I wish the concept of “crop factor” would disappear, it’s the source of so much confusion. Further, it’s main value, it helps people that have worked with a given format camera for years switch to a different format. For novices and those who never worked a specific format, it has little value.
If you mount an 85mm lens on a full frame camera the angle of view realized is 16° height, 24° length and 43° diagonal. Of these values the diagonal angle of view is the one most likely published. I think its the least valuable but keep in mind, TV sets are sold based on their diagonal measure. Why, its sounds better, it’s the biggest measurement.
If you mount 57mm lens on a DX, this lash-up will deliver approximately the same angles of view. Why 57mm?. The crop factor (magnification factor) is 1.5 so 85 ÷ 1.5 = 57 (rounded).
Bottom line – you can’t set your 70 – 300 to 57mm so your question is moot.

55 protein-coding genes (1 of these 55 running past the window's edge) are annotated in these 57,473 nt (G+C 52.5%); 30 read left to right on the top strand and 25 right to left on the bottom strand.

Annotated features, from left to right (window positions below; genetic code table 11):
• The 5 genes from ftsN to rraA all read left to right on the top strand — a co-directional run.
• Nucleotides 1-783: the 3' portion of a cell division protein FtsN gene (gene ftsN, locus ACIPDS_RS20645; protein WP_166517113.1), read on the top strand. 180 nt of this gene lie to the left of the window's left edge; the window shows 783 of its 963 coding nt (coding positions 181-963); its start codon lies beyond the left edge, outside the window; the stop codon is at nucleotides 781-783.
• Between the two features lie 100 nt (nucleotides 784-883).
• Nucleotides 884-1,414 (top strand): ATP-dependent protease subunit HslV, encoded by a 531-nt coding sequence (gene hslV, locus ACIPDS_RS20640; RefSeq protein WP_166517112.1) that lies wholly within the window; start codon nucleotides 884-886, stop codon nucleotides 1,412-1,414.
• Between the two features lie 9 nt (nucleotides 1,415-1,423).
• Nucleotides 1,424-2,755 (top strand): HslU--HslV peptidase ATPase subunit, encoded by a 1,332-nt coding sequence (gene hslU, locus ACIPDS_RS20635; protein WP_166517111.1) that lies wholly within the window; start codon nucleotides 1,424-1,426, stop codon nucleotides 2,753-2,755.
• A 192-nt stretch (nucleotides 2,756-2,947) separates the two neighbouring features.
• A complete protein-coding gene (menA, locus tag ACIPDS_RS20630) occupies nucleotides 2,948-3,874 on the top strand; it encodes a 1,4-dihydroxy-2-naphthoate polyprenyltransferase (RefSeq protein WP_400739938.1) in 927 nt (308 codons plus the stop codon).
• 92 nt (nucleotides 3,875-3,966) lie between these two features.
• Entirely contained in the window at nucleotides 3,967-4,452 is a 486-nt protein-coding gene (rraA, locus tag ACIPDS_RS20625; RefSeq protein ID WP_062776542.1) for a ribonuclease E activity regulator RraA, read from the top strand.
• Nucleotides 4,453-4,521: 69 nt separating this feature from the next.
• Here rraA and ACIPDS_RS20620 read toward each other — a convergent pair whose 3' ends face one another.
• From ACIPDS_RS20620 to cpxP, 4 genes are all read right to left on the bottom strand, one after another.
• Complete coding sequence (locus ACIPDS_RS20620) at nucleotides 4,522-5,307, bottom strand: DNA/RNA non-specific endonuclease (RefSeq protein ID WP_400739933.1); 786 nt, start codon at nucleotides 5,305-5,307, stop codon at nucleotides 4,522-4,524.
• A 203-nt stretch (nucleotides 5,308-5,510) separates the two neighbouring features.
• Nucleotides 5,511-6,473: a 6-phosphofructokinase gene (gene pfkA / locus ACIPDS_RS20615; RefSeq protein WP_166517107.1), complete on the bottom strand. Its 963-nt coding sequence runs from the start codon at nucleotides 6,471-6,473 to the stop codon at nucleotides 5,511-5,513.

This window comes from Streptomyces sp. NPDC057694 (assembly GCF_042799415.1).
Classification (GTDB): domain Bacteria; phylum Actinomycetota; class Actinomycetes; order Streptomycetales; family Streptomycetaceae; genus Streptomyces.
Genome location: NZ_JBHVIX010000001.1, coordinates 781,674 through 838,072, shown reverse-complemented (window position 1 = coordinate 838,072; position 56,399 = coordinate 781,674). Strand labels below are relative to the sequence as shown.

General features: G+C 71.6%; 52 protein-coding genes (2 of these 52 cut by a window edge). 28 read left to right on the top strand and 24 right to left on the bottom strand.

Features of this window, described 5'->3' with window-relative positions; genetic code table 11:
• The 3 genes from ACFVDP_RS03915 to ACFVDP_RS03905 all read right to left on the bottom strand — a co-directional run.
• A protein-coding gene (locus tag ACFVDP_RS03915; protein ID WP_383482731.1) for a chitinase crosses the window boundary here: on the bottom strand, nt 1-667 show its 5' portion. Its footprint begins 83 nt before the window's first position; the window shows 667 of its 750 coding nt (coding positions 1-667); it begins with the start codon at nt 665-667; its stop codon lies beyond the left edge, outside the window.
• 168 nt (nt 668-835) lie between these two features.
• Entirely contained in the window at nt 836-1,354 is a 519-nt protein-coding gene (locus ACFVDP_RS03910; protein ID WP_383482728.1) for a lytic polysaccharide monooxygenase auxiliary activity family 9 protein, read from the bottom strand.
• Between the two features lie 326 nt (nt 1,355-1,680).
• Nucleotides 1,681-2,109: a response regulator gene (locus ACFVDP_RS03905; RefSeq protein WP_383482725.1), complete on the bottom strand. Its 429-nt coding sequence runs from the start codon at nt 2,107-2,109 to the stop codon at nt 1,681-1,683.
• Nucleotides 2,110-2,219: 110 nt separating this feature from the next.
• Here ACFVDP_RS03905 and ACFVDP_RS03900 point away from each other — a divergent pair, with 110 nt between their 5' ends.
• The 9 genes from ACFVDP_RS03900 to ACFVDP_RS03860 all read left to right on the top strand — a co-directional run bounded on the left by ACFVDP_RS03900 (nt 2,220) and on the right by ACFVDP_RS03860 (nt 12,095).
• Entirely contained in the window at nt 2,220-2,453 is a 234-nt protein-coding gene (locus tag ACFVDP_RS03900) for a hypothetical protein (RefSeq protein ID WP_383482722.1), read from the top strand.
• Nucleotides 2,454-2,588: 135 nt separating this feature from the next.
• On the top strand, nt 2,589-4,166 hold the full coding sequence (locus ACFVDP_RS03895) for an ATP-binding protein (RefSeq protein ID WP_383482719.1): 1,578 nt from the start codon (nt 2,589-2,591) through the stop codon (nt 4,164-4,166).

About angle of view – Every format has a “normal” focal length. This occurs when you mount a lens with a focal length approximately equal to the diagonal measure of the format. For the FX that’s about 43mm, for the DX that’s about 30mm. Such lash-ups deliver a horizontal angle of view of about 45° and that’s considered “normal”.
A shorter lens delivers a wide-angle, a longer angle of view is telephoto. Also, the crop factor 1.5 means 1/1.5 = 0.66 = 66% in other words, the DX format is smaller than an FX it is 66% of the size of a FX the apparent view through the viewfinder appears enlarged 1.5X as compared to the view through the viewfinder of an FX, both with the same focal length lens mounted.